Meanwhile, I have been reading, for the last week or so, the collection of essays called Leatherfolk, edited by Mark Thompson. Thompson's book was a groundbreaking collection in gay and lesbian studies when it was originally published. I had read essays from it before (Gayle Rubin's "The Catacombs: a Temple of the Butthole" is a classic!) it was just something I had never got around to reading from start to finish. Leatherfolk is part theory, part history, part politics, and part spirituality. I loved the first three sections and was almost completely bored by the fourth (For the record: I have nothing against people deciding to explore existential or universal truth through fisting – fist for whatever reasons you like! And in fact I have no doubt that a person can reach a higher plane through pain just as she could reach a higher plane through hallucinogens. I just find that the people who actually want to talk about this – who, incidentally, all call themselves shamans or faeries or words like that – speak in a language that doesn't connect with me. Get your spirituality however you like, but I've come to understand that this is not for me.)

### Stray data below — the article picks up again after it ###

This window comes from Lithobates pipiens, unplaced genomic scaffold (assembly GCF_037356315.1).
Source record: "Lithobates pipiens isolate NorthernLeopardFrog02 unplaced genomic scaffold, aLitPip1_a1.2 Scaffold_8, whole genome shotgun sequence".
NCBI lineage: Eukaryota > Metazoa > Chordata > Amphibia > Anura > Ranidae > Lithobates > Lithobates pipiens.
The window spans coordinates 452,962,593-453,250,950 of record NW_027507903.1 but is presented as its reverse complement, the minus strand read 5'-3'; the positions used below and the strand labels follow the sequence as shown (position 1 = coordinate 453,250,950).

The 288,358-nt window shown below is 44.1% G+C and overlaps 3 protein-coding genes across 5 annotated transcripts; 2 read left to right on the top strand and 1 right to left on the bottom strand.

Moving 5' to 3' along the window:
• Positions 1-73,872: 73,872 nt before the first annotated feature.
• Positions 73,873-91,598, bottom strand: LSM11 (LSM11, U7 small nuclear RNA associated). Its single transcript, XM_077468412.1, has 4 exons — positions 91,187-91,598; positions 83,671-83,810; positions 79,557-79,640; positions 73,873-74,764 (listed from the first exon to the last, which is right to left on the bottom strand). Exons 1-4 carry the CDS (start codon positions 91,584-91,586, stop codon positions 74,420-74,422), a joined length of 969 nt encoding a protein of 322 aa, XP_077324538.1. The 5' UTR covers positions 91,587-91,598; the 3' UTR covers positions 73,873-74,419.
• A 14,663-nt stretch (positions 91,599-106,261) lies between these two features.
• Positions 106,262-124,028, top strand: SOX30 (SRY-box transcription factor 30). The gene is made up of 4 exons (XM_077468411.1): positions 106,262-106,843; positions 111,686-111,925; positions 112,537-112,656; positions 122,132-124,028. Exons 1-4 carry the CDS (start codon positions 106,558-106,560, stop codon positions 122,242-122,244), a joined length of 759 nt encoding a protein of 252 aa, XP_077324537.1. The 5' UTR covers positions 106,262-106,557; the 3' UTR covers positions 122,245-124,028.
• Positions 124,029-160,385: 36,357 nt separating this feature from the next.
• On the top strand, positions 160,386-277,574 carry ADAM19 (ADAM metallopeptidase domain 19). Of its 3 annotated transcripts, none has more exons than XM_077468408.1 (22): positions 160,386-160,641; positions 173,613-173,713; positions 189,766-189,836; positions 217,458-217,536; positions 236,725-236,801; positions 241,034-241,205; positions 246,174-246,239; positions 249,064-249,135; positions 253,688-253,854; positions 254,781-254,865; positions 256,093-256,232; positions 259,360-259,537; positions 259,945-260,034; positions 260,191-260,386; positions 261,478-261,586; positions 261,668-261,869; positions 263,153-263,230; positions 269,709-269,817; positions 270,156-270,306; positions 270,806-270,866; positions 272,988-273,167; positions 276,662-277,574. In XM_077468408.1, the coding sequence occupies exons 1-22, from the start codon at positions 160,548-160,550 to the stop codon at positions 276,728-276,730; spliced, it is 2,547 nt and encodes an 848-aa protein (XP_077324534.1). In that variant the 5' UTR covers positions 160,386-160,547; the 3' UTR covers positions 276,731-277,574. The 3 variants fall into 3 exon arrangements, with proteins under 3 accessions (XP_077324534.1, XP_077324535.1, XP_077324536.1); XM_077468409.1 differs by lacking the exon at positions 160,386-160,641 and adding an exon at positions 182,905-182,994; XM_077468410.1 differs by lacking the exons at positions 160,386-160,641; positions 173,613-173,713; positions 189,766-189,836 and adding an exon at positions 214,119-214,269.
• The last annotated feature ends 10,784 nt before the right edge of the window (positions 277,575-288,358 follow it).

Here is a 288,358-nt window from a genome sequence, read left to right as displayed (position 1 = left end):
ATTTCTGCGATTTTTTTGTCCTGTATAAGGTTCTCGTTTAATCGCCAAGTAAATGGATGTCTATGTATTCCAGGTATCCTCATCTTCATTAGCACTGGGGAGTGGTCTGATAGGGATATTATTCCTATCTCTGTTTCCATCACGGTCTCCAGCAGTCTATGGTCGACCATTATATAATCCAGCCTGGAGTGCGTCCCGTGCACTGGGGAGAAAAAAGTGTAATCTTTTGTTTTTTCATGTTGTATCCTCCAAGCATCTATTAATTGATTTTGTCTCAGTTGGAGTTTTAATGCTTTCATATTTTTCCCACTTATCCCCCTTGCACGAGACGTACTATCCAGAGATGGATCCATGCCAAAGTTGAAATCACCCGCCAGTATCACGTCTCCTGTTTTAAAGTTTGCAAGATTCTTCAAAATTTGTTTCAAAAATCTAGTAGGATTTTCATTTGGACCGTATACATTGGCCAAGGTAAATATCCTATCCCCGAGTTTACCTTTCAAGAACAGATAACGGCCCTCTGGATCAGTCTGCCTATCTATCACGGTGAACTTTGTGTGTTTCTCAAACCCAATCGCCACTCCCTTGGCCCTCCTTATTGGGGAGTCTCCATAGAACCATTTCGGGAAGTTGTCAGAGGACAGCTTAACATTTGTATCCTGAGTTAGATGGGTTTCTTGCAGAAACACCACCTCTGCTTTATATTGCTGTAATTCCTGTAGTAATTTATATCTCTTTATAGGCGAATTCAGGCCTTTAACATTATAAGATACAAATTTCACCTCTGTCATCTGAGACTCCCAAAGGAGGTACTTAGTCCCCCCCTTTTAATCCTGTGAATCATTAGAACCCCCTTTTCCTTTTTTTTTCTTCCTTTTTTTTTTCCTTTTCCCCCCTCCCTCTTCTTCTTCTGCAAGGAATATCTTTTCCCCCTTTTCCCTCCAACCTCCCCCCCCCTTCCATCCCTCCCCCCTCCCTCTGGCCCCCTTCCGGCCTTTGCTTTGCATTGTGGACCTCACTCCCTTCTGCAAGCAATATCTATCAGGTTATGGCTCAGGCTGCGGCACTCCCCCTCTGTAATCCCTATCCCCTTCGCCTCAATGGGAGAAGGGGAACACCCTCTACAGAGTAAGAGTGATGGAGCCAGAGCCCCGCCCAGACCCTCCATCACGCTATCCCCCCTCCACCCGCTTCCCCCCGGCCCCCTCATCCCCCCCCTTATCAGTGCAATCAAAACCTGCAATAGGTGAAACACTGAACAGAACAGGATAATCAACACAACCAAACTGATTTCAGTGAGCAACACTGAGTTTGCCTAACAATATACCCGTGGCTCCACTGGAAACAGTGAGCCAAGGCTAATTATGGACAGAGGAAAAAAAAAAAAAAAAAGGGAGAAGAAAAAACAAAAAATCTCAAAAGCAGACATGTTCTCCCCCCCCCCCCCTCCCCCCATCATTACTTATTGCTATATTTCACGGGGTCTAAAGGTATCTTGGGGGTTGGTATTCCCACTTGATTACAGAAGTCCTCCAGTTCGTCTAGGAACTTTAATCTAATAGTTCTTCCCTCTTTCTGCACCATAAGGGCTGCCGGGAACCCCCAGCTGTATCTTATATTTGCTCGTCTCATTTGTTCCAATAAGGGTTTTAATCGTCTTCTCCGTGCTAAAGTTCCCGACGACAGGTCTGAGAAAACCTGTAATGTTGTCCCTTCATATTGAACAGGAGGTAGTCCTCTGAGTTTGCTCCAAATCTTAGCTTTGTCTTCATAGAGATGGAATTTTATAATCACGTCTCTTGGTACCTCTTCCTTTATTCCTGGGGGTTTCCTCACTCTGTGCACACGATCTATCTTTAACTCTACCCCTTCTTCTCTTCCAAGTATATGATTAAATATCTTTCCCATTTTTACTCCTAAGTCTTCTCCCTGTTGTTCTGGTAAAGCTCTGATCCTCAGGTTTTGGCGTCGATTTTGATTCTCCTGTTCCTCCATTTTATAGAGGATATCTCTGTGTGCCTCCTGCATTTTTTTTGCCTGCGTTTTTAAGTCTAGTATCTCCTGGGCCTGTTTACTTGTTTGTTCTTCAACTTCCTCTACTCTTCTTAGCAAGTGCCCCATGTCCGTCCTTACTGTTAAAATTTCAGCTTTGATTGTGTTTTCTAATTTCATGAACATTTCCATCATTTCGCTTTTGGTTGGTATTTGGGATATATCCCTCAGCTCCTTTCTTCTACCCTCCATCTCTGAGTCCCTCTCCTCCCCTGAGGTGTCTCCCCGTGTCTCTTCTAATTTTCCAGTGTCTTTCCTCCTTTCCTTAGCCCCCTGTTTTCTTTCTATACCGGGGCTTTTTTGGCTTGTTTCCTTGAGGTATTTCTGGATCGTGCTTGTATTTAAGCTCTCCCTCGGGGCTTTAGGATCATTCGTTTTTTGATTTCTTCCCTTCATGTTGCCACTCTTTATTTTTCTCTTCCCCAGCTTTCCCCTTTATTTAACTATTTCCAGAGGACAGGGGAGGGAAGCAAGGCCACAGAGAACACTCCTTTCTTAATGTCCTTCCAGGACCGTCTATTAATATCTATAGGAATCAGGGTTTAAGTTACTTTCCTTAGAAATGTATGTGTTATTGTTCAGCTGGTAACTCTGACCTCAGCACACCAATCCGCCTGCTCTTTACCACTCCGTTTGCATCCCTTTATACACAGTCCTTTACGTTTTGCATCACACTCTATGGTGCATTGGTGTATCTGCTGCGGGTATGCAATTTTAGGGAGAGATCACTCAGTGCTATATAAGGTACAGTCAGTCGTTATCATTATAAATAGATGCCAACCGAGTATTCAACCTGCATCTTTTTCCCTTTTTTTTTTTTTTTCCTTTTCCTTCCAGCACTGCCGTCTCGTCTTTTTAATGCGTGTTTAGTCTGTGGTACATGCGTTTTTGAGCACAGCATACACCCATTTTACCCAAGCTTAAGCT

And this weekend, for a course I'm teaching, I reread Rubin's "Thinking Sex", that game-changing essay that articulated new theories of sex-positivity and benign sexual variation during the culture wars of the 1980s.

* * *
Is kink a sexual orientation? The answer is obviously. What is orientation except the direction in which one is oriented? I don't understand why Keenan has chosen this term to begin her inquiry. It seems to me that her real question is Is kink a sexuality? In other words, should kink be given the same status in our culture as homosexuality and heterosexuality – a status now in some ways protected by the U.S. Supreme Court decision in Obergefell v. Hodges?